Center for Health Equity Transformation Seeks to Improve Health of All Kentuckians
People in Kentucky experience some of the highest rates of cancer, cardiovascular disease, substance use, diabetes and obesity in the nation. These health disparities are the focus of work inside the Healthy Kentucky Research Building (HKRB), UK’s newest research facility.
The burden of these health inequities falls heavily on rural, minority and socioeconomically disadvantaged populations. Through research and training, the Center for Health Equity Transformation, many of whose faculty are housed within HKRB, seeks to improve the health of the most vulnerable residents of Kentucky and beyond.
Nancy Schoenberg, Center for Health Equity Transformation (CHET) director, said the center’s mission is to address health disparities in Kentucky with a focus on making sure all populations are able to enjoy the benefits of evidence-based prevention, early detection and optimal treatment.
Sonja Feist-Price, vice president for institutional diversity, explained, “Equity is critically important because it recognizes that we are attuning to the needs of diverse populations, based upon the social, cultural, psychological kinds of issues that limit their ability to maximize their quality of life and their health care.”
“We could come up with the greatest new therapy we could imagine, but yet if it’s not accessible or useable or understandable to a particular community it’s not going to be very effective,” said Robert DiPaola, dean of the UK College of Medicine. “It’s our responsibility to team up to address these health inequities.”
With seven primary faculty, 15 core faculty and more than 140 faculty affiliates across UK, CHET researchers are partnering on a wide range of health equity-focused projects. One of these researchers, Shyanika Rose, an assistant professor who came to UK in July 2019 from a national nonprofit tobacco advocacy group, studies tobacco marketing.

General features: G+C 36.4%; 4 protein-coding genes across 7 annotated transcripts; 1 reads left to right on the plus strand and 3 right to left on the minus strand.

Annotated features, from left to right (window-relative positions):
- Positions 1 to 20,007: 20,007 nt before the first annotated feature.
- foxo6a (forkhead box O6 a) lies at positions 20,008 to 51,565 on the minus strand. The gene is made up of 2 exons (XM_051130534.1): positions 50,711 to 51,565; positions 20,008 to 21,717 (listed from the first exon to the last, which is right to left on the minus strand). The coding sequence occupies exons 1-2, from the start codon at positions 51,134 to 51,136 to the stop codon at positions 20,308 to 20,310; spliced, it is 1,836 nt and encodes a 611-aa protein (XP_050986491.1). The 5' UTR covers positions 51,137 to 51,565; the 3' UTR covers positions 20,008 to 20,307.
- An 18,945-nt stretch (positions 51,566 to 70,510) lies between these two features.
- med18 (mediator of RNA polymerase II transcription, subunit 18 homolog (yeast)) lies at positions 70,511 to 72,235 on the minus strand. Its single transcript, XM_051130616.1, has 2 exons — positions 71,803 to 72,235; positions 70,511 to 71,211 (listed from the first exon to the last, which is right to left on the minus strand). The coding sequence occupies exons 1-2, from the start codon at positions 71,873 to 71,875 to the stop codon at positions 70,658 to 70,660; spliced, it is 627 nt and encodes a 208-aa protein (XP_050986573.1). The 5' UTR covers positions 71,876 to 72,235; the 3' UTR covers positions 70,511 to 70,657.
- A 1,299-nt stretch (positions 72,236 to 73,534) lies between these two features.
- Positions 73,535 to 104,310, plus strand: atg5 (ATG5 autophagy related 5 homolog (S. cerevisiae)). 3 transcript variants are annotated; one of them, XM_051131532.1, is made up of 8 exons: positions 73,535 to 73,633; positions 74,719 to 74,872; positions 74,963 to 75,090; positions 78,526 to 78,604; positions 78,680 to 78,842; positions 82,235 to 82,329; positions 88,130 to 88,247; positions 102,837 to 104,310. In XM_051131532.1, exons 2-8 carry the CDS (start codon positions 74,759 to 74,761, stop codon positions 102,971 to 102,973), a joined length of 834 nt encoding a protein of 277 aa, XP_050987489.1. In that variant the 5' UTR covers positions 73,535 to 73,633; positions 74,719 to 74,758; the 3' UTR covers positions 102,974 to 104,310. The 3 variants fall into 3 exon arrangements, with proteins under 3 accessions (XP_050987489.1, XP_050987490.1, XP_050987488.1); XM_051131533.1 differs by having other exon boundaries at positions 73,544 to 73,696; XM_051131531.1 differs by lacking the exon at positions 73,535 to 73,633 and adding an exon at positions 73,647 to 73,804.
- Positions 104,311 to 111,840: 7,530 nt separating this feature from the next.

Rose noted that menthol cigarettes have been disproportionately marketed to African Americans, to the point that almost 90% of African-American smokers smoke a menthol cigarette. Menthol has been associated with more difficulty quitting and more progression to regular use. She said, “When you think about marketing a flavored product that may be more appealing to a community that may be already more disadvantaged, you really start to see how unfair that is and how we really should be putting a bright spotlight on that and figuring out ways to use policy or interventions to reduce that impact.”
The center is also creating a pipeline to train the next generation of health equity researchers. The Students Participating as Ambassadors for Research in Kentucky (SPARK) program for undergraduates provides mentorship and trains students to design and conduct applied research projects. The first three students in this program are Hannah Bowling, a junior from Hazard, Kentucky, and sisters Sidney Bibbs and Simone Bibbs, sophomores from Lexington, Kentucky.
Bowling’s research project on physical inactivity explored how to get people more involved in newly developed hiking trails and river kayaking in her community in Perry County.
Sidney Bibbs’s research project on sickle cell anemia focused on barriers and motivators behind blood donation among African Americans in Lexington.
Simone Bibbs’s research project is on the rehabilitation and community reintegration of sex trafficking survivors within recovery support programs in Kentucky. Expressing enthusiasm for the SPARK program, she said, “To be able to come up with your own survey questions and your own research topic and go out into your community, ask questions and get answers, I think it’s just a great opportunity for any student. Especially as a minority student, I think it's great that there’s a center dedicated to research for minority populations, whether it’s race or socioeconomic status. It's great that there’s a center dedicated to finding answers.”
Myles Moody, a research assistant in CHET and a doctoral candidate in sociology, is the research program coordinator for SPARK. He said, “The SPARK program has been one of the most rewarding things I've done in higher education. I was able to take them from the very beginning of how to develop a research question all the way through the process of getting IRB approval, and then going out into their communities collecting data. And I think it's been most rewarding because as a researcher, as someone who loves research, I'm able to help someone else develop those skills.”
Moody, who studies how vicarious racism impacts the psychological well-being of black Americans, is also a DREAM scholar. The Disparities Researchers Equalizing Access for Minorities (DREAM) program, co-sponsored by CHET, the Center for Clinical and Translational Science (CCTS) and the College of Nursing, provides networking and mentorship for pre-doctoral, doctoral and postdoctoral scholars.
Schoenberg said these cross-disciplinary and cross-college training programs, in addition to workshop series, pilot grant program, training and biostatistics design cores, and grant consultations are how CHET is engaging the campus community to move the needle on health disparities in Kentucky. To learn more, visit the CHET website: chet.med.uky.edu.